Murdock fighting for life in COVID wing, family sees hospital struggles firsthand

The local SA healthcare system is struggling to find a place for and treat COVID patients during the current surge of coronavirus cases.  The Murdock family, in Devine, has seen this with their own eyes. This weekend they experienced how hard it is to find a hospital bed for their loved one, and how hard it is to leave them, and to be told that you can’t go back.

Darrell Murdock was having a hard time breathing and taken to the ER this past Saturday. He tested positive for COVID and also has pneumonia, and was in dire need of oxygen.

“My papa had to wait over 24 hours to get into a hospital bed,” said his granddaughter Sandy Lawler, of Devine. “We were at a Baptist ER, and since he tested positive, he had to go to one of the COVID ERs. We took him in Saturday evening, and he finally got into a bed at Northeast Baptist Hospital around 11:30 pm Sunday night, June 28.”

“That tells me there are just certain places set up specific for COVID patients, and I don’t know what overall bed availability is, but it took 24 hours for them to find a bed for papa, and they couldn’t even tell us what hospital he was going to until right before he left.”

“They moved him from an ER bed to an inpatient bed in a room that they have just for COVID patients I think. They wouldn’t let me stay the night and I’m told no one can go where he is now. When I call the number to check on my grandpa they answer it COVID ER,” Lawler said.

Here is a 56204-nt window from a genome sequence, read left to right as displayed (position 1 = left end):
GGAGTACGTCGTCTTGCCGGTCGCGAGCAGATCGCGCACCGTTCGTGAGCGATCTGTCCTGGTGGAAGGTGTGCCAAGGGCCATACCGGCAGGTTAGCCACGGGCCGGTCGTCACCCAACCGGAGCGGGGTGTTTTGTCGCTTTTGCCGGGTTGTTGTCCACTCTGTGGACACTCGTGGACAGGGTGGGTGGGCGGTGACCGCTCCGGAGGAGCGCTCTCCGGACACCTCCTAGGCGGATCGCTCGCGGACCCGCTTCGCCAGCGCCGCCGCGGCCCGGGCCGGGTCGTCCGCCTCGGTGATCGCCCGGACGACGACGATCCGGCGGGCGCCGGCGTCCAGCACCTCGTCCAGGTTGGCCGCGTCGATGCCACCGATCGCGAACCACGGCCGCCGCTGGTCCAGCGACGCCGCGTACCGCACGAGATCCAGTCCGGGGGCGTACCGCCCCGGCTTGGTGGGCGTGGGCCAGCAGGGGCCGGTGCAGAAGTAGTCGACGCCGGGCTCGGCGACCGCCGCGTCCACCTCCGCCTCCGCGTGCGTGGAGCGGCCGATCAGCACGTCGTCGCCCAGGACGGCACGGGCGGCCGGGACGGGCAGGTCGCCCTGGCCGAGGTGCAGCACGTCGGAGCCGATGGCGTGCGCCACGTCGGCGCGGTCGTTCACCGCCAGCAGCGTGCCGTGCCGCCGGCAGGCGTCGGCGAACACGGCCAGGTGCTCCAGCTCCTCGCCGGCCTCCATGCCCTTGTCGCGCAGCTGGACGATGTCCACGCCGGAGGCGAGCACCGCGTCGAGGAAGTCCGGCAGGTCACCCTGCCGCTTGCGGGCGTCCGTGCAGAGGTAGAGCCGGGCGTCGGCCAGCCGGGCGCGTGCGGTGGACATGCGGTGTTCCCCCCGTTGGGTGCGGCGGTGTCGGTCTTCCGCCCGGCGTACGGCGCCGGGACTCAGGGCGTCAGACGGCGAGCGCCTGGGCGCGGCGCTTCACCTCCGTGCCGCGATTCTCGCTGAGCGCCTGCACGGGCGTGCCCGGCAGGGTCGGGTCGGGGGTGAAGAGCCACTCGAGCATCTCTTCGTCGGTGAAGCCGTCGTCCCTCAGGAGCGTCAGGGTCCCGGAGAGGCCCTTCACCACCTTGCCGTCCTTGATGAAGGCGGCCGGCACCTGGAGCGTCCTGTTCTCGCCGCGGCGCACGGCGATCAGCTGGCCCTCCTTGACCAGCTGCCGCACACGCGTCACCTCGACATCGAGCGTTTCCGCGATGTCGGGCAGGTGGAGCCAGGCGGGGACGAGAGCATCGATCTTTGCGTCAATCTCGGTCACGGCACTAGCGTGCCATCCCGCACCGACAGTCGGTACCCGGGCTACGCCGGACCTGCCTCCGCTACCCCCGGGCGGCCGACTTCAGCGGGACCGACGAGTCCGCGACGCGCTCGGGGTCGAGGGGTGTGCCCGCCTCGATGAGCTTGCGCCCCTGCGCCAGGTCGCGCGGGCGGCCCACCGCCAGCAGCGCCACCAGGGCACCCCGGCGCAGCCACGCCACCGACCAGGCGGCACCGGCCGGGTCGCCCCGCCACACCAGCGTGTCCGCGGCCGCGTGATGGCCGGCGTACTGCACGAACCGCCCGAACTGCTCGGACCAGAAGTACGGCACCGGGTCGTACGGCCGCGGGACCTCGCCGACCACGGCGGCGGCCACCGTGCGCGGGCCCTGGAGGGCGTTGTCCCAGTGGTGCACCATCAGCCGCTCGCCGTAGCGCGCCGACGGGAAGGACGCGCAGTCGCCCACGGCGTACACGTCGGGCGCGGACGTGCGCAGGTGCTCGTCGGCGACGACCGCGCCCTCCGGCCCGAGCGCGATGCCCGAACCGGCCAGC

“I would do anything to help people understand how hard this is!!” Lawler adds. “Leaving papa felt like I was just giving up on him. He has always had one of us as an advocate, making sure he doesn’t fall, that he can hear what is going on and making sure he is eating and drinking. You not only can’t stay but have to fully trust in strangers to do things you’ve been doing for years. The worst of it all is you have to just hope the patient is fighting because no one knows the fight in their eyes the way family does.”

“It was hard to leave, and it is hard to watch my grandma have to sit at home,” Lawler said. “Papa and Gee have been together for 68 years, and now they’re told they have to be apart.”

Another family member adds that the free-standing ER facility that he was in originally could not provide the level of oxygen flow that he needed, so it was important (as with many COVID patients) that he be transferred to a hospital.

On Monday evening, Lawler added, “I just got off the phone with the infectious disease doctor watching papa. They are going to try to find him a donor to start plasma. Basically people that have survived the virus have the antibodies so they can pull the plasma to share those antibodies with the COVID patients. They said that’s papa’s only hope. She said the virus is very unforgiving and papa already has such a hard time moving around. So we are praying for a donor quickly! She said anyone that has had the virus and has had no more symptoms for 2-3 weeks can donate at a South Texas Blood and Tissue Center. She said they need people to step up to give papa and others a fighting chance.”